Maarten is a data journalist and visualisation consultant. A tortuous carreer path brought him from graduating as a bio-engineer in forestry and nature conservation to working as a data journalist at Belgian newspaper De Tijd. He is now working as a freelancer: he designs and develops visualisations, helps to build visualisation tools and gives trainings and workshops. Check his portfolio on his website or follow him on twitter.

Benjamin Bach

University of Edinburgh

Drawing into the AR-Canvas: Designing Data Visualizations for Augmented Reality


Novel display technologies such as Microsoft Hololens, HTC Vive or Oculus have ignited new excitement in the data visualization, VR, and HCI communities. Rather than being concerned about the engineering, we can now concentrate on the design of applications. With respect to data and visualization this means, how can this recent technology help humans to better understand data and the phenomena they represent? This talk summarizes discussions and research on how to think about designing visualization for scenarios in Augmented reality (AR); embedding data visualization into the physical world that surrounds us has recently come into focus as one class of visualization with potentially broad applications.

Lecturer in Design Informatics and Visualization, University of Edinburgh, School of Informatics

Amanda Cox and Kevin Quealy

New York Times



The joke was always that Chapter 7 of our career memoir would be called "disagreements," for all the fights we've had over the years. For a decade now, we've been keeping notes. It's time to resolve a few of them, before that chapter becomes Volume 2 – on stage, together, for the first time.

Some examples:

  • Are bar charts really evidence that you live a joyless existence?
  • Is good writing more important than compelling charts for persuasive argument?
  • Even though we're 99% the same person, why are the charts Kevin is proudest of his simplest, while Amanda remains most intrigued by charts so weird they don't have names?

These are real fights, on which we have real opinions. There will be no fake agreement, no "it depends" mush. We will take sides, and we hope people will leave having chosen one of them. And we have a lot to talk about: We've been working together for 10 years and arguing for about 9 (Kevin was polite for a year).

99% the same person, they are Editor and Deputy Editor of the New York Times' The Upshot.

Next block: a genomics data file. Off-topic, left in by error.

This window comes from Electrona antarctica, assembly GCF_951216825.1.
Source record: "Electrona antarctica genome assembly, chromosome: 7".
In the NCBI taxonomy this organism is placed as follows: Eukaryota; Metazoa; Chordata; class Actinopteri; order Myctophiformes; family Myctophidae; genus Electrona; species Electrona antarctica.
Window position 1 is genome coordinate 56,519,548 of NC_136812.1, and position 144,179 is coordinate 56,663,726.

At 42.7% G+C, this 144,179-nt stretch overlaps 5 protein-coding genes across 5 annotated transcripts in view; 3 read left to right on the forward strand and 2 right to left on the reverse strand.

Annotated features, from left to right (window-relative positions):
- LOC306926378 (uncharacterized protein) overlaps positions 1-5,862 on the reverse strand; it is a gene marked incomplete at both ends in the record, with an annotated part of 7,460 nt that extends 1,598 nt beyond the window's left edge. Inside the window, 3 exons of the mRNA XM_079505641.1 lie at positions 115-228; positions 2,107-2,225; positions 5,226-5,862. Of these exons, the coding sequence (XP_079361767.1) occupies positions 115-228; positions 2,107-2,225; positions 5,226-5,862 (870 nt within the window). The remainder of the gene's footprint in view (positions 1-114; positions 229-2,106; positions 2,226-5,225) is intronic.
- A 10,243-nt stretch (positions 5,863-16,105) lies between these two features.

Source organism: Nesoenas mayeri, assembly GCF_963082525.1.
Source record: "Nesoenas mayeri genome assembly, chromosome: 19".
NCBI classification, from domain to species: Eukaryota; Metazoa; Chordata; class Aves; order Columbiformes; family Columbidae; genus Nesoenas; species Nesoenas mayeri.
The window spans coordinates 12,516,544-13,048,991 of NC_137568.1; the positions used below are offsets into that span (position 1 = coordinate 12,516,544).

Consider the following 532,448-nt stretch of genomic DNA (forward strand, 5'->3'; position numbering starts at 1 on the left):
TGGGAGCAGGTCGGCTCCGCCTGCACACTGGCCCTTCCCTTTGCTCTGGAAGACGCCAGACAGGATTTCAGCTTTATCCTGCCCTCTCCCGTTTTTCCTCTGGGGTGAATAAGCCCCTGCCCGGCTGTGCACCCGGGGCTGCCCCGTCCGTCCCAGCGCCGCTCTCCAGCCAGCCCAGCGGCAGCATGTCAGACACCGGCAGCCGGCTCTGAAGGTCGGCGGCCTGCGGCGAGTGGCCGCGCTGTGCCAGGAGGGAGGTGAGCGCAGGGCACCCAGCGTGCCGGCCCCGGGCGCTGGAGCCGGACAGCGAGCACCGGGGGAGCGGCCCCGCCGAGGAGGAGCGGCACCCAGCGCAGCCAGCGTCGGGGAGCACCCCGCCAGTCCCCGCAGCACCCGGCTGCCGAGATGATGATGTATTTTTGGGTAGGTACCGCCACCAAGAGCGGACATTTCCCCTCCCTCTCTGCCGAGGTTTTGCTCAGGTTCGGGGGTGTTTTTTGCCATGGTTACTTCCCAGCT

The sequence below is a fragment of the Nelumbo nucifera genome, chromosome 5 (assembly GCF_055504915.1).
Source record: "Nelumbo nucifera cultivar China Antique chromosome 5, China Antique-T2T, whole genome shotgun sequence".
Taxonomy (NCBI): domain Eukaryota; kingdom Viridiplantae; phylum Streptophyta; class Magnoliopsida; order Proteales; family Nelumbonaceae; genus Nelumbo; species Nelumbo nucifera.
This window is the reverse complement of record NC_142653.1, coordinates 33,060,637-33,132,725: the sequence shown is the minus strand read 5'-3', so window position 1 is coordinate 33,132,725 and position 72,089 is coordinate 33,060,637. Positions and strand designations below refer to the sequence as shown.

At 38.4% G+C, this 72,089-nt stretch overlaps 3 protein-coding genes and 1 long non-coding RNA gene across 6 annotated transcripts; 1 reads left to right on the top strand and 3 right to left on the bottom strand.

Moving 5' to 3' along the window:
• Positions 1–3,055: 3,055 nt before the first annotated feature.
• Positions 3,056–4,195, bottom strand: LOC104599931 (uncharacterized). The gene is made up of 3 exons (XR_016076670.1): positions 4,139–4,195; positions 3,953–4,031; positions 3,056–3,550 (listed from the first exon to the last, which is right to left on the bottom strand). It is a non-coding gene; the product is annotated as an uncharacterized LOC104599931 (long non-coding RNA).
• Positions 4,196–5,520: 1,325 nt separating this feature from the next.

Miriah Meyer

University of Utah

Designing Effective Visualizations


Designing visualizations requires a wide range of skills, from data wrangling to choosing visual representations to coding. But one skill in particular is essential for designing effective visualizations, and that is figuring out what tasks, and what aspects of the data, you are designing for. The process of going from a high-level, semantically rich question to a set of actionable, data-specific tasks is a messy, iterative process of talking with stakeholders, playing with the data, and exploring design ideas—in this talk I’ll present a concrete framework for navigating the mess. The framework includes guidance for operationalizing questions into tasks, engaging with stakeholders, and using visualizations early and often. I’ll present the framework in the context of successful projects designed with experts in fields ranging from biology to poetry.

Miriah Meyer is an associate professor in the School of Computing at the University of Utah, where she co-directs the Visualization Design Lab. Her research focuses on the design of visualization systems for helping analysts make sense of complex data, as well on the development of design methods for helping visualization designers make sense of real-world problems. Miriah was named a TED fellow and a PopTech science fellow, and has been included on MIT Technology Review's TR35 list of the top young innovators.

Jan Willem Tulp

TULP Interactive

What I Learned Creating a 3D visualization with 60K+ Datapoints in the Browser


Creating 3D visualizations using WebGL in the browser requires some other strategies than for instance creating 2D SVG visualizations with D3. Using several projects as examples, I will explain some of the technical and design choices that I've made. For instance, what parts are run in shaders, and what parts are not? Or, how to achieve crisp looking texts? And, when combining with D3, what parts are made in D3 and what parts in WebGL, and why?

Jan Willem Tulp is a independent Data Experience Designer from The Netherlands. With his company TULP interactive he creates custom data visualizations for a variety of clients. For more than 6 years he has helped clients such as Google, the European Space Agency, Scientific American, Nature, and the World Economic Forum by creating visualizations, both interactive and in print. His work has appeared in several books and magazines and he speaks regularly at international conferences.

Jo Wood

City University of London

Why Not How! Telling Visualization Design Stories